While state agencies struggle with across-the-board budget cuts, salaries continue to jump at the S.C. Research Authority.
Take SCRA Chief Executive Bill Mahoney, who saw his pay increase nearly 13 percent between 2008 and 2009, to $237,100 from $210,000.
And Mahoney’s spike wasn’t even the largest: Chief Operating Officer Robert Kiggans got a 14.8 percent in pay to $211,300 and Chief Financial Officer Julia Martin received a 14.4 percent bump, to $180,000.
Two other SCRA executives also received raises that pushed them over the $180,000 threshold: Richard Self, president of SCRA affiliate Advanced Technology Institute, saw his salary increase 10 percent to $189,000, and Executive Vice President John Gregg, who got a boost of 5 percent to $183,750.
And overall – not surprisingly – SCRA remains a very good place to work in terms of take-home pay.
Of the approximately 200 individuals SCRA employs, fully 96 make $60,000 or more; 46 bring home $100,000 or more; and 12 earn in excess of $150,000, according to the state salary database.
That information is as of August. Compared to last October, SCRA has slightly fewer individuals earning more than $50,000 but more higher-salaried employees. In 2008, as the Policy Council reported, 100 SCRA employees made $60,000 or more; 37 earned $100,000 or more; and 9 earned in excess of $150,000.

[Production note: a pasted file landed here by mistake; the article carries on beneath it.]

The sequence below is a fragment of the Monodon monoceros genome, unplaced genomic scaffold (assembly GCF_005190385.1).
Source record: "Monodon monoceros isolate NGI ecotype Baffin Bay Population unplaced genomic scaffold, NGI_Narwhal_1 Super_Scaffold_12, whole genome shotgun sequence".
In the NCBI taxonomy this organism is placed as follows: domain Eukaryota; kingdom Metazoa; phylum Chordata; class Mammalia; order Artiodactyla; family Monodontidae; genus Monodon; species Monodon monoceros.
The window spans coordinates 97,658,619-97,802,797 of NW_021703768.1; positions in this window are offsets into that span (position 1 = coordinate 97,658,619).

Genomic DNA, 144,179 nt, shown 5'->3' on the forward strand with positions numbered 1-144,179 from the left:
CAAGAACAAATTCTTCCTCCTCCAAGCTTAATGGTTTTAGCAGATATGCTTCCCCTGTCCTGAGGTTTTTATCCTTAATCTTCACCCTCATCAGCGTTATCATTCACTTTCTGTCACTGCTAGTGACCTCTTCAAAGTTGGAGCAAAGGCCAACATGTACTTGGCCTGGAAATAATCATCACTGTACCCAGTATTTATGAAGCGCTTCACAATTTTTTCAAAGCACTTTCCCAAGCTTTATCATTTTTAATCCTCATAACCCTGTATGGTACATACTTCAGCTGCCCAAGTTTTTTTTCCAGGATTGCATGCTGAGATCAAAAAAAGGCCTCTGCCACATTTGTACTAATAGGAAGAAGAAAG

Gov. Mark Sanford, by comparison, earns $106,078 and the Governor’s Office in total had just 8 employees earning more than $60,000. And the average South Carolina teacher earned $47,376 in 2008, the most current data available, it was reported.
SCRA is a tax-exempt organization created by the General Assembly. The Research Authority reportedly manages federal research projects and collaborates with industry and universities to promote high-tech development.
While a 2005 Legislative Audit Council report found that SCRA salaries were below the market norm for comparable organizations, the organization’s lack of transparency regarding its finances makes it difficult to determine what South Carolinians are getting for their tax dollars.
What is clear is that SCRA has had a very busy 2009, pushing forward with innovation centers near USC, Clemson and MUSC, receiving from the state a sizeable chunk of land for a new technology park in Richland County and acquiring South Carolina’s biotechnology incubator.
SCRA was created in 1983 by the General Assembly, which gave the entity $500,000 and about 1,400 acres of undeveloped state land, estimated at that time to be worth $10.7 million. Of that, it has since sold at least 480 acres for more than $12.7 million.
While the Research Authority receives no direct appropriations from the General Assembly, newly acquired SC BIO has been the beneficiary of government largesse.
SC BIO was launched by state officials in 2001 with the construction of a $3.5 million state-funded incubator in Greenwood.
In addition to funding its initial startup, SC BIO has received financial assistance from the General Assembly over the years. In FY07-2008, the South Carolina Biotechnology Incubation Program received $200,000 from the General Assembly.
Also, a proviso in this year’s budget calls for SC BIO to receive up to $285,000 in excess revenue generated by the Department of Revenue from the collection of back taxes, if it becomes available.
Reach Dietrich at (803) 779-5022, ext. 110, or email@example.com.